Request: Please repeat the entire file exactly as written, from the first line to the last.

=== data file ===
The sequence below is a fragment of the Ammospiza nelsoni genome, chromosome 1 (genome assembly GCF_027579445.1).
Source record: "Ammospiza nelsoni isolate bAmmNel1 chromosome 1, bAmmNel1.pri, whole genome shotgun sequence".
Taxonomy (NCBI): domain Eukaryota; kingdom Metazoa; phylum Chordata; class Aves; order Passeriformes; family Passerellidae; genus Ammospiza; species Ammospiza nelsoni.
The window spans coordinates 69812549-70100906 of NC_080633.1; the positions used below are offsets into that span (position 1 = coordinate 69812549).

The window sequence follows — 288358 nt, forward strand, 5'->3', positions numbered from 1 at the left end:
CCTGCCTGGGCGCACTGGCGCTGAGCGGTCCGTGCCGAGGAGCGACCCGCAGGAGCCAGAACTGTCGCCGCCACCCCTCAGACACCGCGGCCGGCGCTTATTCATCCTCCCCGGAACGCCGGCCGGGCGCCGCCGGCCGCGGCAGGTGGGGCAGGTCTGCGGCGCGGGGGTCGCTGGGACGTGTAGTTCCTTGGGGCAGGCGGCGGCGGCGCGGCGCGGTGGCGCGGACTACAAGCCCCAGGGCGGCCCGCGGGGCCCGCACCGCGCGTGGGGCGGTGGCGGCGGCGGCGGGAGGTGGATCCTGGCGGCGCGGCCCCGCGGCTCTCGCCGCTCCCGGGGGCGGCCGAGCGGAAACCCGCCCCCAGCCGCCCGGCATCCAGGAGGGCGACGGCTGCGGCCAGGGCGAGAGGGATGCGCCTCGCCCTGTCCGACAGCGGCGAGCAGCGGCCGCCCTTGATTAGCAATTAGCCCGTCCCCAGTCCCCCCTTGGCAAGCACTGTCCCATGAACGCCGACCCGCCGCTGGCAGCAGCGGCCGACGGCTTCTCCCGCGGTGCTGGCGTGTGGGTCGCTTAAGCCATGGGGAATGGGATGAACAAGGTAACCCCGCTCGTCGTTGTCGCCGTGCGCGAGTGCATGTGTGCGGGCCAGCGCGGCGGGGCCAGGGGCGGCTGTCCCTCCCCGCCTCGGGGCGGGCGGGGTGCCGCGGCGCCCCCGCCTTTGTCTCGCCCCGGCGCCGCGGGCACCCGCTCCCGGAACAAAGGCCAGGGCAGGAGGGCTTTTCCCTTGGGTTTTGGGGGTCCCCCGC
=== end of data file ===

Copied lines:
The sequence below is a fragment of the Ammospiza nelsoni genome, chromosome 1 (genome assembly GCF_027579445.1).
Source record: "Ammospiza nelsoni isolate bAmmNel1 chromosome 1, bAmmNel1.pri, whole genome shotgun sequence".
Taxonomy (NCBI): domain Eukaryota; kingdom Metazoa; phylum Chordata; class Aves; order Passeriformes; family Passerellidae; genus Ammospiza; species Ammospiza nelsoni.
The window spans coordinates 69812549-70100906 of NC_080633.1; the positions used below are offsets into that span (position 1 = coordinate 69812549).

The window sequence follows — 288358 nt, forward strand, 5'->3', positions numbered from 1 at the left end:
CCTGCCTGGGCGCACTGGCGCTGAGCGGTCCGTGCCGAGGAGCGACCCGCAGGAGCCAGAACTGTCGCCGCCACCCCTCAGACACCGCGGCCGGCGCTTATTCATCCTCCCCGGAACGCCGGCCGGGCGCCGCCGGCCGCGGCAGGTGGGGCAGGTCTGCGGCGCGGGGGTCGCTGGGACGTGTAGTTCCTTGGGGCAGGCGGCGGCGGCGCGGCGCGGTGGCGCGGACTACAAGCCCCAGGGCGGCCCGCGGGGCCCGCACCGCGCGTGGGGCGGTGGCGGCGGCGGCGGGAGGTGGATCCTGGCGGCGCGGCCCCGCGGCTCTCGCCGCTCCCGGGGGCGGCCGAGCGGAAACCCGCCCCCAGCCGCCCGGCATCCAGGAGGGCGACGGCTGCGGCCAGGGCGAGAGGGATGCGCCTCGCCCTGTCCGACAGCGGCGAGCAGCGGCCGCCCTTGATTAGCAATTAGCCCGTCCCCAGTCCCCCCTTGGCAAGCACTGTCCCATGAACGCCGACCCGCCGCTGGCAGCAGCGGCCGACGGCTTCTCCCGCGGTGCTGGCGTGTGGGTCGCTTAAGCCATGGGGAATGGGATGAACAAGGTAACCCCGCTCGTCGTTGTCGCCGTGCGCGAGTGCATGTGTGCGGGCCAGCGCGGCGGGGCCAGGGGCGGCTGTCCCTCCCCGCCTCGGGGCGGGCGGGGTGCCGCGGCGCCCCCGCCTTTGTCTCGCCCCGGCGCCGCGGGCACCCGCTCCCGGAACAAAGGCCAGGGCAGGAGGGCTTTTCCCTTGGGTTTTGGGGGTCCCCCGC